[Our thanks again to Guillem Rosset for his ongoing coverage of the Sitges festival. He's making me very sad about the things I'll miss before I get there.]
Takashi Miike has grown up. He's no more that director who worked non-stop on TV or direct to video productions, releasing six or seven movies every year (maybe more). Well, he's still capable of directing a couple of movies per year, which is still considerably superior to his colleagues' rate. But furthermore he's became a director capable of attracting a wide audience to theaters, with box-office breaking blockbusters. A perfect example of this was Crows Zero, an adaptation from Hiroshi Takahashi's successful manga, which hit the top of the charts both in box-office and in DVD releases. So it's only logical that a sequel would be on its way soon.
In Crows Zero II we go back to the troublesome Suzuran high school and its bizarre band of students (known as "crows"), who live and breath only to fight and prove themselves by the strength of their fists. The story picks up where the previous film ended, so we find Genji Takaya as the king of Suzuran after defeating all the opposing factions (breaking some bones in the process, of course). But now he's the top badass around he finds himself unsatisfied, and the momentary calm at the school seems about to fall apart at any time. Furthermore, this time Miike chooses to throw a new element into the game: the Hosen high school, Suzuran's historic rivals. They've maintained a truce for the last years, but as one would expect, it won't last long. Soon Genji gets involved on a fight with Hosen students, rendering the truce completely pointless.
From this point, the film becomes perfectly predictable for those who watched the previous one. There's only one way to prove who's the best in the Crows' world, and it's bringing to his knees everyone standing in your way. Besides Genji, the whole cast from part one comes back to reprise their roles and some new characters make their introduction. And maybe that's one of the bigger flaws of the movie: character's development has been reduced to the minimum expression (and it's not like they were Shakespearean characters to begin with), and some of the returning roles seem a little too forced as they don't play any major role in the movie. The feminine roles are practically non existent, I'm not exaggerating at all if I say there's no more of 5 minutes with females on screen.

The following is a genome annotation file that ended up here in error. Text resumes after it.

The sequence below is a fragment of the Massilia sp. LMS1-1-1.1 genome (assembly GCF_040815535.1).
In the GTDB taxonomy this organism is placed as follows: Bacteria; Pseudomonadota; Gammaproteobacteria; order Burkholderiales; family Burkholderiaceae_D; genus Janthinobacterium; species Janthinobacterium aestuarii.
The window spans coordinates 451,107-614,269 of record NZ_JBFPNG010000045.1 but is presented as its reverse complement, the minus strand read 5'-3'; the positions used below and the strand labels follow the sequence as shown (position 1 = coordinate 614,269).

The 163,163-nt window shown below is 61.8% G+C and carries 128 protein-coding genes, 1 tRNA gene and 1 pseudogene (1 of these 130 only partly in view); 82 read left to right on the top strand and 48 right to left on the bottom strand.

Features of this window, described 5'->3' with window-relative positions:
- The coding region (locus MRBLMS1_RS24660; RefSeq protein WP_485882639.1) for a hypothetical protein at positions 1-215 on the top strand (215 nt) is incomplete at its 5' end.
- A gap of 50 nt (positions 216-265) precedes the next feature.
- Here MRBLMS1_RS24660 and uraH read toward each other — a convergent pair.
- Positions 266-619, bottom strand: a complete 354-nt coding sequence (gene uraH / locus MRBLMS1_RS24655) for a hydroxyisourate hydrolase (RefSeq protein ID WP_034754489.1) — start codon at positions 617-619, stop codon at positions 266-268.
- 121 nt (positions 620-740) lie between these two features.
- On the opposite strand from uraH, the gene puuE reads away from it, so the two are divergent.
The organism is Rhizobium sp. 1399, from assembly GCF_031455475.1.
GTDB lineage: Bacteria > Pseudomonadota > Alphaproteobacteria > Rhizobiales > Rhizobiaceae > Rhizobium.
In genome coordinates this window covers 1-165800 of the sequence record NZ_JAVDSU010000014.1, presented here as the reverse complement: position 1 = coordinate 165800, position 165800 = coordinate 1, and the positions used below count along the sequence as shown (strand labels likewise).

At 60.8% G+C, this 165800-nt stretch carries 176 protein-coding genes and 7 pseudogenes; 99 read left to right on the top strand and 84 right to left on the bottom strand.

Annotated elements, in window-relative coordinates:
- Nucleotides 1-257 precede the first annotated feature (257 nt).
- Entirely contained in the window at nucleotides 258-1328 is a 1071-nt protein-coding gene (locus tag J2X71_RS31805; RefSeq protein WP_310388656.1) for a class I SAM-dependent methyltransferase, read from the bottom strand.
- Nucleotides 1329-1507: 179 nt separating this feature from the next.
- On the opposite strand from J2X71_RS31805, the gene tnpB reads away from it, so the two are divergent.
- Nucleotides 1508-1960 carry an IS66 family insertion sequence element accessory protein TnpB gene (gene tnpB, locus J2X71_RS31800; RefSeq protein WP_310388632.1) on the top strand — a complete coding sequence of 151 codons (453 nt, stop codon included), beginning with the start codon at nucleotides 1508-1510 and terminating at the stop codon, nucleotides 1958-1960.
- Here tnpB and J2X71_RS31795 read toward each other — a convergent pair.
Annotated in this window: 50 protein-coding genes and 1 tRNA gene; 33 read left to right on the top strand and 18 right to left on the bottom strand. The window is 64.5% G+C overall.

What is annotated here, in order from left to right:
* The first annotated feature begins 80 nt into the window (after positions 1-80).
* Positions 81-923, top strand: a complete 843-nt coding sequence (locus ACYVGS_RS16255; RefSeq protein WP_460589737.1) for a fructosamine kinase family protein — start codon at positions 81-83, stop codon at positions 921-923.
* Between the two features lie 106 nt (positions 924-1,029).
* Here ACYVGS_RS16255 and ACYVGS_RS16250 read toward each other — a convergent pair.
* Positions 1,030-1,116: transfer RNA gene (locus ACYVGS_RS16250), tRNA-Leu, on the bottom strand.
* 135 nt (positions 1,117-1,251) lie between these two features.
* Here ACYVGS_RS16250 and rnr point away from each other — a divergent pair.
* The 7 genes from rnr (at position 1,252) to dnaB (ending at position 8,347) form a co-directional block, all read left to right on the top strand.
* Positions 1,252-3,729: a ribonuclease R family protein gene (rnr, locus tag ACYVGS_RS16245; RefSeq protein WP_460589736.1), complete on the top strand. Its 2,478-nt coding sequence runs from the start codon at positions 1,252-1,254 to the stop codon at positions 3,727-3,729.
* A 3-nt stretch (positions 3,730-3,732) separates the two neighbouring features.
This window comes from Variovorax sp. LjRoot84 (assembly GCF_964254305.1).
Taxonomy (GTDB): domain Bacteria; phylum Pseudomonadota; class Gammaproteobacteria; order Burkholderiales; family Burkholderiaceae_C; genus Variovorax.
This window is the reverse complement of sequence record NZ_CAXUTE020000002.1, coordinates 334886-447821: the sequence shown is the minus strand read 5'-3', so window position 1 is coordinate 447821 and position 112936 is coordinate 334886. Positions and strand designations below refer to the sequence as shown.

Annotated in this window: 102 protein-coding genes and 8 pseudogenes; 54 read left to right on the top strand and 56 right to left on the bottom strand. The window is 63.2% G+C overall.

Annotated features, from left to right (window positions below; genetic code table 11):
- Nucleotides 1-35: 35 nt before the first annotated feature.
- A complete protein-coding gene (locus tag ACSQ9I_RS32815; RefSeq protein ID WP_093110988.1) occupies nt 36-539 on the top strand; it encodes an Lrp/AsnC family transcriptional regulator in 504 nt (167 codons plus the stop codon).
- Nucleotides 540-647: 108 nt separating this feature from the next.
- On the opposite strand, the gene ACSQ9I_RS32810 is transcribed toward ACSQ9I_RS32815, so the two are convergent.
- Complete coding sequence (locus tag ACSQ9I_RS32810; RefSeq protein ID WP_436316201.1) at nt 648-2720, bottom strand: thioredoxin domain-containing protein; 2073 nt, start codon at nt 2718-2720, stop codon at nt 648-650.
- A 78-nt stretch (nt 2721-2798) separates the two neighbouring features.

But the film is also well aware of its strengths, and so Miike delivers an extra dose of epic fights with hundreds of cool-looking students involved and a powerful rock'n'roll soundtrack. And he directs those scenes with energy and steady hand, making a wonderful use of the sound to add even more power to the blows. Even though there's a lot going on screen, you never get lost and there's a clear picture of who's fighting who. One thing I missed though, is the little "Miike details" so to speak. Those unexpected camera movements or editing tricks that had become his trademark and add some flavor to the movie (for example, there's one scene in the previous film where a student goes rolling through the floor after receiving a punch, and we see only "snapshots" of his falling, creating a very nice manga-style effect). Overall, the movie has a more serious tone even it also offers some comedic moments.
It's a movie that will please Crows' universe followers (it sure did in the Sitges screening) and it seems to close one of its chapters. But I'm pretty sure it won't be long till we hear of some freshman willing to accept the challenge and prove himself worthy of inscribing his name on the rooftop of Suzuran's high school.
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